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English Football - A Love Affair

Maggio 2013
Gli italiani sono innamorati del calcio, questo si sa, ma per tanti questa passione... parla inglese. Andiamo a conoscere la realtà dei ‘branch’, le associazioni di italiani che tifano per le squadre inglesi. E in giugno, si sfideranno a Milano in un torneo!

di Luca Bonomi; interview by Mark Worden

File audio:

Italian fans of Newcastle United
Italian fans of Newcastle United
Alma Swanson
Alma Swanson

When it comes to World Cup titles, Italy (with four) is second only to Brazil (with five). And yet many Italian fans prefer to follow English football clubs (even though England has only won the World Cup once). Many of these teams have officially-recognised fan clubs in Italy and their members are prepared to spend large sums of money travelling England to see games.


The Italian love affair with English football goes back to at least the 1970s, but it took off in the 1990s when Italian fan clubs were founded for Chelsea, West Ham, Liverpool and Arsenal. Since then many others have followed suit, thanks to the power of the Internet and its social networks.


But why would an Italian football fan want to support an English team? A love of England and its language is undoubtedly one factor, but there are others: the atmosphere at English matches, the amazing fans, the sporting culture, the fact that in England enthusiasm is more important than tactics. Unlike their Italian counterparts, the English play their hearts out until the final whistle: they never give up, no matter what the score. Nor do the fans: the grounds are always full, whether we’re talking about Premier League or non-league clubs.


There are, of course, differences in style among the fans in Italy. Some are more “Italian-style” (supporting both an English and an Italian team), while others are more “English-style” (one team only!) but all these fans share a great passion and this will be evident in next month’s 7-a-side tournament (see below). 




Speaker: Mark Worden (Standard British accent)

English football teams like Manchester United and Liverpool have fans around the world. In the case of countries like Malaysia it isn’t hard to understand why, but they also have fan clubs in Italy, which has some pretty good teams of its own. Not only that, there are even Italian fan clubs for minor, non-league English teams like Truro City in Cornwall. So why do Italians like English football so much? We asked Alma Swanson, an image consultant and personal style coach who often gets together with her friends in Italy to watch Liverpool play:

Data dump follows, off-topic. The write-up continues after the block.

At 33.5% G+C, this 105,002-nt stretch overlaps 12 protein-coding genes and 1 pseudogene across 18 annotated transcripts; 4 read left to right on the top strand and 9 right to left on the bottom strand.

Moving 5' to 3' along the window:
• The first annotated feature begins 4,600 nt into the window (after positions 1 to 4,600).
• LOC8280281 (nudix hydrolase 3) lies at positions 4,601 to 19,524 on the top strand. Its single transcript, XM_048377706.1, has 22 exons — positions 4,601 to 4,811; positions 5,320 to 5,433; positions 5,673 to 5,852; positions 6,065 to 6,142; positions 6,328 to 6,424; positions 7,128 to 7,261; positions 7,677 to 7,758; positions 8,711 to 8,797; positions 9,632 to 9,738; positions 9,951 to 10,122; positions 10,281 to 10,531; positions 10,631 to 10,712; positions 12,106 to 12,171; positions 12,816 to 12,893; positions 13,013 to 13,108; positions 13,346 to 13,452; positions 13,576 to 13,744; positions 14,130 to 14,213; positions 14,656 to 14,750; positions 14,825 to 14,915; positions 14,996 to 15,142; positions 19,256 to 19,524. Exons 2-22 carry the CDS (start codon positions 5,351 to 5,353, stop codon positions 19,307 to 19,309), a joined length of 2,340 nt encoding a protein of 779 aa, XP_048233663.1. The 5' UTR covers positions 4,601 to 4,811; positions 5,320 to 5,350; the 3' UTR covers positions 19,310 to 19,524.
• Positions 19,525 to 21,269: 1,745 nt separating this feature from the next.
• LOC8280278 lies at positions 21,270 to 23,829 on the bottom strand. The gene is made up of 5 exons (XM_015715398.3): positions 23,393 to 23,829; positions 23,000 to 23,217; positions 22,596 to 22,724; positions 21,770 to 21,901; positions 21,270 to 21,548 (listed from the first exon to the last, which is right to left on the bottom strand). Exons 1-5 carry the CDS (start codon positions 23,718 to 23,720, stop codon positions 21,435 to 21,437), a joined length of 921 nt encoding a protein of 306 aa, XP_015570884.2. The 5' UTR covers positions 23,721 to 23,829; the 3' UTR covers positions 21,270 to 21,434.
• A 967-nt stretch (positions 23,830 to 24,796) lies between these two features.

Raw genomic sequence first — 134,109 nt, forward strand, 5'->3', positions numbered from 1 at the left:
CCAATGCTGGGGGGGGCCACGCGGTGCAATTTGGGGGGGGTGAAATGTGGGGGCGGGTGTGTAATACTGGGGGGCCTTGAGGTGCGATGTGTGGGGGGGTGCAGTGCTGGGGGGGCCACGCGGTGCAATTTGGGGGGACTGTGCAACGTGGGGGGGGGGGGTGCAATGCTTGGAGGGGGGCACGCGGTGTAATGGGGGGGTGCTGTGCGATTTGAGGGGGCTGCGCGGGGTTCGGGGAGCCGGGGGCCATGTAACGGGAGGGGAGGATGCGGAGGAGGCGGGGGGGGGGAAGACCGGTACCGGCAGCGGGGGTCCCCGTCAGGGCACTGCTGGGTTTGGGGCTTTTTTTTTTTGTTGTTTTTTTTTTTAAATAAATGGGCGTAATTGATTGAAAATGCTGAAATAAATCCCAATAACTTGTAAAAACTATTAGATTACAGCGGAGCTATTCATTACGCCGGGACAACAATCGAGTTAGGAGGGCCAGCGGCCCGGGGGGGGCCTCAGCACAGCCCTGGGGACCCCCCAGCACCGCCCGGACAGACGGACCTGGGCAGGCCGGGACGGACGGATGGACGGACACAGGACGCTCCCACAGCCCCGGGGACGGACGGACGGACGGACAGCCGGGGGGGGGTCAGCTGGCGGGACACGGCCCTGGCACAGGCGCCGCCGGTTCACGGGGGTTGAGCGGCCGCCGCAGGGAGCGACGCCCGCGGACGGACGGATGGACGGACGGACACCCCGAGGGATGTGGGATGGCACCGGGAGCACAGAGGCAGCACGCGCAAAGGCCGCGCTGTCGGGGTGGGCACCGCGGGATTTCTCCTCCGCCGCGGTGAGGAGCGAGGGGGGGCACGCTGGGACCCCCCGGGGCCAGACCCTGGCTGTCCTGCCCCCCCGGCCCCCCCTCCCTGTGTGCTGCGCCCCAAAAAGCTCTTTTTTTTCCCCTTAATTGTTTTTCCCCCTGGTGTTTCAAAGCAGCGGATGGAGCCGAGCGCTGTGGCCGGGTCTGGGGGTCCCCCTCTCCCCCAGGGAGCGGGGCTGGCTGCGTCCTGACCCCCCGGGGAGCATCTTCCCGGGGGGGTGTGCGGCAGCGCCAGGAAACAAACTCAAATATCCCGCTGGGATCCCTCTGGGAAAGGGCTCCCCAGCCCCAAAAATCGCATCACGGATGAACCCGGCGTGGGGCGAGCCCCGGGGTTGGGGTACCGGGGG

Alma Swanson (Standard British/Liverpool accent)

Well, I’ve asked my Italian friends this, and they tend to tell me it’s because they love the atmosphere of the stadium, they love the way it’s so friendly and so passionate and, whether the team is winning or losing, there’s always this support.
The style of football also is quite different, isn’t it? The Italian game is much smoother and tactical and almost like billiards, whereas the English game is more passionate and masculine and hands on. Maybe that’s ‘cause I’m a girl!

And why do Italian fans choose one English team over another?

Alma Swanson

Most of the time it’s because a particular player was very important, they liked the player, like it could be Wayne Rooney, they’ve seen him play for England, or something like that, or maybe they’ve been on holiday, they may have been to London and gone to an Arsenal game or something, you know, but mostly it’s out of friendship, they may have a friend – like I know if Liverpool gave me £10 for every scarf I sold! – so they may just have a friend who’s from that city, and they get into it, so they may go together to a match or something.


In many ways it’s surprising that Italians support Liverpool when we remember the Heysel disaster of 1985, in which 39 Juventus fans died during the European Cup final. Four years later 96 Liverpool fans died in the “Hillsborough disaster” during an F.A. Cup semi-final in Sheffield. But, as Alma Swanson says, safety at English soccer stadiums has improved dramatically since then, something that doesn’t appear to have happened in Italy:

Alma Swanson

I think one of the good things which we did in England and the UK was to stop fans from travelling, taking the passports off them, some of them for life. It was very severe what the authorities decided to do, to take away the terraces, the standing terraces, to do something about the violence in the stadium, lock people up, name them and shame them, and unfortunately in Italy we haven’t got to that, and there’s a still a lot going on, it’s still quite violent. 

If you want to see a video of our interview with Alma Swanson, click here.


Next month Milan will host a 7-a-side tournament for Italian fans of the 20 English Premier League teams. It will take place on June 1st at the “Centro Sportivo G. Catozzi” in Via Madruzzo. For more information, please visit: http://quellichelapremierleague.com

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You’ll Never Walk Alone. “Non camminerai mai da solo”. Questa canzone è diventata l’inno ufficiale del Liverpool F.C. nel 1963.

If Liverpool gave me £10 for every scarf I sold. “Se il Liverpool mi desse 10 sterline per ogni sciarpa che ho venduto”. Qui troviamo un esempio di second conditional incompleto: la frase intera sarebbe If Liverpool gave me £10 for every scarf I sold I would be very rich (“Se il Liverpool mi desse £10 per ogni sciarpa che ho venduto sarei molto ricca”), ma non c’è bisogno di completare la frase perché è una specie di detto.